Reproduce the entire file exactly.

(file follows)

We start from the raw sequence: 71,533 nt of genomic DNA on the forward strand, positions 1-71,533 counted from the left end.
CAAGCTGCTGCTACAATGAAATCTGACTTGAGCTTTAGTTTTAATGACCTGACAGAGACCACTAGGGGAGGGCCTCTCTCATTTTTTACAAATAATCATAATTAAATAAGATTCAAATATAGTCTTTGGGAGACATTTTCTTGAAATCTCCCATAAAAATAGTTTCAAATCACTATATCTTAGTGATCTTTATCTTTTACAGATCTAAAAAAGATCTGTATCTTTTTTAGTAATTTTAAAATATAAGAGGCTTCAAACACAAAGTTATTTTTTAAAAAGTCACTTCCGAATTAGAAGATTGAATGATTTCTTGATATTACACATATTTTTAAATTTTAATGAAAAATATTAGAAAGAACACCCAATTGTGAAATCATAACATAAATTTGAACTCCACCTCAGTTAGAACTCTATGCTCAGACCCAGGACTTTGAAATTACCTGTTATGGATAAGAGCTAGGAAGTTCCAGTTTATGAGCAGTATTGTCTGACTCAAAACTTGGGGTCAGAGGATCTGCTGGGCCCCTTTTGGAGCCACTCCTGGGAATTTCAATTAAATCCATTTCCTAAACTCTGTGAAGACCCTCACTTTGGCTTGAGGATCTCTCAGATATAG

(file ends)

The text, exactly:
We start from the raw sequence: 71,533 nt of genomic DNA on the forward strand, positions 1-71,533 counted from the left end.
CAAGCTGCTGCTACAATGAAATCTGACTTGAGCTTTAGTTTTAATGACCTGACAGAGACCACTAGGGGAGGGCCTCTCTCATTTTTTACAAATAATCATAATTAAATAAGATTCAAATATAGTCTTTGGGAGACATTTTCTTGAAATCTCCCATAAAAATAGTTTCAAATCACTATATCTTAGTGATCTTTATCTTTTACAGATCTAAAAAAGATCTGTATCTTTTTTAGTAATTTTAAAATATAAGAGGCTTCAAACACAAAGTTATTTTTTAAAAAGTCACTTCCGAATTAGAAGATTGAATGATTTCTTGATATTACACATATTTTTAAATTTTAATGAAAAATATTAGAAAGAACACCCAATTGTGAAATCATAACATAAATTTGAACTCCACCTCAGTTAGAACTCTATGCTCAGACCCAGGACTTTGAAATTACCTGTTATGGATAAGAGCTAGGAAGTTCCAGTTTATGAGCAGTATTGTCTGACTCAAAACTTGGGGTCAGAGGATCTGCTGGGCCCCTTTTGGAGCCACTCCTGGGAATTTCAATTAAATCCATTTCCTAAACTCTGTGAAGACCCTCACTTTGGCTTGAGGATCTCTCAGATATAG